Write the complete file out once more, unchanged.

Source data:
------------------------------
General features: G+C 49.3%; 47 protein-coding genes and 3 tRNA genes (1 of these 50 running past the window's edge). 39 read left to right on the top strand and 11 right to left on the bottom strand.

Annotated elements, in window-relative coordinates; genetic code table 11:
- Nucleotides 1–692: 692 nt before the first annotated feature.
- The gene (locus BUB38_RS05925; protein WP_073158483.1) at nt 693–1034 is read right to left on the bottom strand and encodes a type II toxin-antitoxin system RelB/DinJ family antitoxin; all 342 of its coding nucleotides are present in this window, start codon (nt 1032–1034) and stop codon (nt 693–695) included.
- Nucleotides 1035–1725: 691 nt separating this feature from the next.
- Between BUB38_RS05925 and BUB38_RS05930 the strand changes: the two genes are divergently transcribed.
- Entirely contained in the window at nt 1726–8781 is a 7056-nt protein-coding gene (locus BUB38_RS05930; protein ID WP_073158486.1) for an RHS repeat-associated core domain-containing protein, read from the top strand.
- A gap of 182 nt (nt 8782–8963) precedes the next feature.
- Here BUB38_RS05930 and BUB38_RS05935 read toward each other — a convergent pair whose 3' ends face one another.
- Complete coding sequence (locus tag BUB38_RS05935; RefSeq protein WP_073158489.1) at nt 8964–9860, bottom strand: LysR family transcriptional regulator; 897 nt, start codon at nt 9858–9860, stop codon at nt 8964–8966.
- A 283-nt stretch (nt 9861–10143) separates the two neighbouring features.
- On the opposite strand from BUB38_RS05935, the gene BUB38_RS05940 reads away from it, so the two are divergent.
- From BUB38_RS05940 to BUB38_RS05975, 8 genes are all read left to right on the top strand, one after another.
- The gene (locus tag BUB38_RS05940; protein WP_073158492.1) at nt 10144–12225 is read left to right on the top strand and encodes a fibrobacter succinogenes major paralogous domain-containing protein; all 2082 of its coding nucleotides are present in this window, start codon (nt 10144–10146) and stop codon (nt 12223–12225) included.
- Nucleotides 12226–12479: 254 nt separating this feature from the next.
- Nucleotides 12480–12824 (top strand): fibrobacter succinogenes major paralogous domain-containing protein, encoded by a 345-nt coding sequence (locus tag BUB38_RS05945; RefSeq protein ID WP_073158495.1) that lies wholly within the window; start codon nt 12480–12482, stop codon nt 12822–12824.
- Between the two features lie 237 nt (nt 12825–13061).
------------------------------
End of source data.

General features: G+C 49.3%; 47 protein-coding genes and 3 tRNA genes (1 of these 50 running past the window's edge). 39 read left to right on the top strand and 11 right to left on the bottom strand.

Annotated elements, in window-relative coordinates; genetic code table 11:
- Nucleotides 1–692: 692 nt before the first annotated feature.
- The gene (locus BUB38_RS05925; protein WP_073158483.1) at nt 693–1034 is read right to left on the bottom strand and encodes a type II toxin-antitoxin system RelB/DinJ family antitoxin; all 342 of its coding nucleotides are present in this window, start codon (nt 1032–1034) and stop codon (nt 693–695) included.
- Nucleotides 1035–1725: 691 nt separating this feature from the next.
- Between BUB38_RS05925 and BUB38_RS05930 the strand changes: the two genes are divergently transcribed.
- Entirely contained in the window at nt 1726–8781 is a 7056-nt protein-coding gene (locus BUB38_RS05930; protein ID WP_073158486.1) for an RHS repeat-associated core domain-containing protein, read from the top strand.
- A gap of 182 nt (nt 8782–8963) precedes the next feature.
- Here BUB38_RS05930 and BUB38_RS05935 read toward each other — a convergent pair whose 3' ends face one another.
- Complete coding sequence (locus tag BUB38_RS05935; RefSeq protein WP_073158489.1) at nt 8964–9860, bottom strand: LysR family transcriptional regulator; 897 nt, start codon at nt 9858–9860, stop codon at nt 8964–8966.
- A 283-nt stretch (nt 9861–10143) separates the two neighbouring features.
- On the opposite strand from BUB38_RS05935, the gene BUB38_RS05940 reads away from it, so the two are divergent.
- From BUB38_RS05940 to BUB38_RS05975, 8 genes are all read left to right on the top strand, one after another.
- The gene (locus tag BUB38_RS05940; protein WP_073158492.1) at nt 10144–12225 is read left to right on the top strand and encodes a fibrobacter succinogenes major paralogous domain-containing protein; all 2082 of its coding nucleotides are present in this window, start codon (nt 10144–10146) and stop codon (nt 12223–12225) included.
- Nucleotides 12226–12479: 254 nt separating this feature from the next.
- Nucleotides 12480–12824 (top strand): fibrobacter succinogenes major paralogous domain-containing protein, encoded by a 345-nt coding sequence (locus tag BUB38_RS05945; RefSeq protein ID WP_073158495.1) that lies wholly within the window; start codon nt 12480–12482, stop codon nt 12822–12824.
- Between the two features lie 237 nt (nt 12825–13061).